In this project researchers will use accepted scientific and engineering procedures to study earth dams in Lebanon in order to advance scientific and applied knowledge about best practices for building and monitoring earth dams. This will be accomplished by visually inspecting dams for deficiencies, using geophysical techniques to assess dams and monitor their integrity, and modeling internal erosion using a support vector machine. Development of these models can help predict the performance and health of earth dams and add to existing models on the erosion characteristics of soils.
The research team collects soil core samples at Laqlouq for laboratory testing (Photo courtesy Dr. Khoury).
Dr. Khoury and his team of undergraduate research assistants discuss visual inspection of the earth dams in Laqlouq (Photo courtesy Dr. Khoury).
Three educational aims complement the research work and add to the scientific merit. The program includes plans for recruiting and mentoring high school and undergraduate students, particularly women and persons with disabilities, to help them gain experience in engineering research; developing a program to introduce high school students and persons with disabilities to sustainable practices in civil engineering; and organizing workshops on sustainable engineering for use in high schools and public forums. The educational component of this project will give remote communities access to information about building and maintaining earth dams. As communities become familiar with appropriate techniques, they will not only experience economic growth but will also be able to advocate for policy changes regarding dam construction and maintenance. On the broader international level, the scientific community at large can use the results in future research on understanding earth dam behavior, and data collected during the project can be added to the international database on earth dams.
Summary of Recent Activities
During the first three months of 2014, the project team made field trips to Laqlouq and Tarshish in order to map out and assess additional earth dams for testing during the spring 2014 round of fieldwork. Laboratory testing on bulk samples collected in the fall 2013 round of fieldwork continued. Sieve analysis, Atterberg limits, and Proctor tests were completed, and permeability, direct shear, consolidation, and triaxial testing have started.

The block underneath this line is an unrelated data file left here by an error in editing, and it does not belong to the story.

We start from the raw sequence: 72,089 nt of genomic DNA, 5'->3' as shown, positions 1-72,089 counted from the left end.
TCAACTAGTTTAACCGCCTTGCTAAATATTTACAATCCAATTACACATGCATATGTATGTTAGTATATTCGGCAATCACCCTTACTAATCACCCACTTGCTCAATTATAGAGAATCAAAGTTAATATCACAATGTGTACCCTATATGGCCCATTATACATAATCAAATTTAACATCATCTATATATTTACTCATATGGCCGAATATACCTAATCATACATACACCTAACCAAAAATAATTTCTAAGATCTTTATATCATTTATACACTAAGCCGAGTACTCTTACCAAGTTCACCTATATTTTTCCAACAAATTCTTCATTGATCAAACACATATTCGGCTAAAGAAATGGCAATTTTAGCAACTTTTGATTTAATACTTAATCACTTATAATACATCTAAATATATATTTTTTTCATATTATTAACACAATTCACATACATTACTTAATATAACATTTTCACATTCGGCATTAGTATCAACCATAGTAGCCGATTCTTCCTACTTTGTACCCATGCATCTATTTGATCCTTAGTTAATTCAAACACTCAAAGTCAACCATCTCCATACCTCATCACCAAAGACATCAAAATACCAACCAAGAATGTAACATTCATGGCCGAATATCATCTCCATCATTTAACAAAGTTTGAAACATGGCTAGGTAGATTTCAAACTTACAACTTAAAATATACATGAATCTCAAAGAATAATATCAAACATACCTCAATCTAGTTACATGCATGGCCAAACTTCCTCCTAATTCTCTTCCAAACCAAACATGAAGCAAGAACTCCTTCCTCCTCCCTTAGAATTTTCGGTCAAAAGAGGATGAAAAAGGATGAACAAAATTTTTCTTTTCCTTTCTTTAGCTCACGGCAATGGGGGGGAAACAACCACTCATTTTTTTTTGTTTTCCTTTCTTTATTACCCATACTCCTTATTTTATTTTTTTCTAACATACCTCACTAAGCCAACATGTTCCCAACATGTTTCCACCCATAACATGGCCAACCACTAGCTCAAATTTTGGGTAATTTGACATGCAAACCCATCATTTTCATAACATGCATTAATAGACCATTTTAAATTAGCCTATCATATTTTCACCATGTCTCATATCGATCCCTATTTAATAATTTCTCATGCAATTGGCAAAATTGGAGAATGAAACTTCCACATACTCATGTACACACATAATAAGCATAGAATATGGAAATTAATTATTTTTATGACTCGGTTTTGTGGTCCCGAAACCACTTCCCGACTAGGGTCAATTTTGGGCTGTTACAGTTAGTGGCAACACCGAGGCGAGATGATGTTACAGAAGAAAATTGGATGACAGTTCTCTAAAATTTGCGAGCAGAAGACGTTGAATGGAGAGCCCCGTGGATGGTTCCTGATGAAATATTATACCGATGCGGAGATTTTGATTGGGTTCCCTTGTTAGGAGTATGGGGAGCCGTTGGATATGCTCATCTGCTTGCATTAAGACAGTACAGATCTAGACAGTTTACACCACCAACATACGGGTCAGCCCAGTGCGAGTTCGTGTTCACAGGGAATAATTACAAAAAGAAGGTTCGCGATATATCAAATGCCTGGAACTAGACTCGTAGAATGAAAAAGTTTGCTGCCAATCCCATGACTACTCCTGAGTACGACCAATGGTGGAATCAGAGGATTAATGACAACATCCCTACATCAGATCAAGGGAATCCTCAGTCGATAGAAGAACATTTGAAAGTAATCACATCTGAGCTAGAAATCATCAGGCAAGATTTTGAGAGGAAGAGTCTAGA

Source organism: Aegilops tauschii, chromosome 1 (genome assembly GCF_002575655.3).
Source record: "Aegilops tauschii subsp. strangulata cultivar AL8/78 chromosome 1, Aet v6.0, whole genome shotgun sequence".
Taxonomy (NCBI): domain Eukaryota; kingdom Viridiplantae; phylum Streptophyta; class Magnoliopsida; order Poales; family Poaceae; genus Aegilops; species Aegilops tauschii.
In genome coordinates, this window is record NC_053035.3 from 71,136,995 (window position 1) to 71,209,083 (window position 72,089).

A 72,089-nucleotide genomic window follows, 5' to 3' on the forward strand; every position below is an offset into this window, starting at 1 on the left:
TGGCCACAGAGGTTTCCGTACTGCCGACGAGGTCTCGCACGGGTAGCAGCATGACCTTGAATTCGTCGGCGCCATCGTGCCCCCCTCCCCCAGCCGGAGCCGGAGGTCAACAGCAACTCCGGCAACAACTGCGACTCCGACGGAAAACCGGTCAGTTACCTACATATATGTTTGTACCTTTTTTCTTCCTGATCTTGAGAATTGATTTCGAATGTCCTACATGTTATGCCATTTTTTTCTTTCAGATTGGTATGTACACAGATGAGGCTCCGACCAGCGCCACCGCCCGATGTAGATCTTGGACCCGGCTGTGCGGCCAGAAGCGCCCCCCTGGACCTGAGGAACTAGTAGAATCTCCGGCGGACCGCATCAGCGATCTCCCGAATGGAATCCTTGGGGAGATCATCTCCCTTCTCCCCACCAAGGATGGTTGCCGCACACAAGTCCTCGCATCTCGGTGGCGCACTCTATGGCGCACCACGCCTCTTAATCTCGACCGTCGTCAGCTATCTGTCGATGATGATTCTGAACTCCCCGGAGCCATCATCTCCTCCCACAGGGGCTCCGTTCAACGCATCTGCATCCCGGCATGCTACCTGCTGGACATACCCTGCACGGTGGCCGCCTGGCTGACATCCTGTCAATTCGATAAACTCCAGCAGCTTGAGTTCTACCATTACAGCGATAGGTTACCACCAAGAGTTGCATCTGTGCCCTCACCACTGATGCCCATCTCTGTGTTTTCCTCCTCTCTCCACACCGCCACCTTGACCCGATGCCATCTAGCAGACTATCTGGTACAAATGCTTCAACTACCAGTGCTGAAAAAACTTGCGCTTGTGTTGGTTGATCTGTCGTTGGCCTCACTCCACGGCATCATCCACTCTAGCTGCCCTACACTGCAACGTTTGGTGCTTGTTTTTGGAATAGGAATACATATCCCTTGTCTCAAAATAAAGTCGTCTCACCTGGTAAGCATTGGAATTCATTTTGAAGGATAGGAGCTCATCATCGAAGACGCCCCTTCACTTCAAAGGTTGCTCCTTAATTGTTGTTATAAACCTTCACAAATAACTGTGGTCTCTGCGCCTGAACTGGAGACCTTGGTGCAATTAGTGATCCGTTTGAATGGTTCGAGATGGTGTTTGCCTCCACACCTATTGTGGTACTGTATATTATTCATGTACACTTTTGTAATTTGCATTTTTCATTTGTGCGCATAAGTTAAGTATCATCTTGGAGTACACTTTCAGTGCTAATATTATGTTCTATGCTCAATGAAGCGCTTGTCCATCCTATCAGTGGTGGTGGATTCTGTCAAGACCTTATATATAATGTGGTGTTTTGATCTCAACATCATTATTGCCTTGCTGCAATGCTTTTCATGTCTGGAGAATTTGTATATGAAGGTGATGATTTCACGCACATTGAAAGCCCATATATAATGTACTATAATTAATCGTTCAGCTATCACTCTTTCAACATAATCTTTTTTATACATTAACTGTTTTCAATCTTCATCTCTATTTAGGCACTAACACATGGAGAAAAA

The project has developed a significant social media component. The group recruited an additional undergraduate research assistant to develop the website at <www.earthdams.com
>. A host was purchased for the site, and the research team has created accounts on Facebook and Twitter, with an Instagram account in development.
In the next three to six months, lab testing will continue. Field trips to previously assessed lakes are planned, in addition to field tests at new lakes. Additional meetings will be held with the mayor of Laqlouq. Training for undergraduate students will continue, and one or two high-school students will be recruited through the Notre Dame-Louaize admissions office to spend a summer in Dr. Khoury’s lab working closely with the undergraduate research assistants. In addition, the PI is expected to start developing the “Engineering Their Future” program in collaboration with local high schools. The program will give students the opportunity to visit Dr. Khoury’s lab once a month during the academic year to shadow civil engineers and researchers while being mentored by undergraduates.